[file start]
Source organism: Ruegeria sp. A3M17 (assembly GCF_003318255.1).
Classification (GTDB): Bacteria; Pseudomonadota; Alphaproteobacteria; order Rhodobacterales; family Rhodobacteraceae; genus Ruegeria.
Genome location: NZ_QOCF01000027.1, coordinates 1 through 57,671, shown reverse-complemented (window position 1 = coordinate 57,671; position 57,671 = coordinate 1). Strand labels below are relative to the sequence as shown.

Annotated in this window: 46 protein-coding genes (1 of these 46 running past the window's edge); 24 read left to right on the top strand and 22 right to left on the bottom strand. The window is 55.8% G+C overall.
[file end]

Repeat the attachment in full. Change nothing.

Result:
Source organism: Ruegeria sp. A3M17 (assembly GCF_003318255.1).
Classification (GTDB): Bacteria; Pseudomonadota; Alphaproteobacteria; order Rhodobacterales; family Rhodobacteraceae; genus Ruegeria.
Genome location: NZ_QOCF01000027.1, coordinates 1 through 57,671, shown reverse-complemented (window position 1 = coordinate 57,671; position 57,671 = coordinate 1). Strand labels below are relative to the sequence as shown.

Annotated in this window: 46 protein-coding genes (1 of these 46 running past the window's edge); 24 read left to right on the top strand and 22 right to left on the bottom strand. The window is 55.8% G+C overall.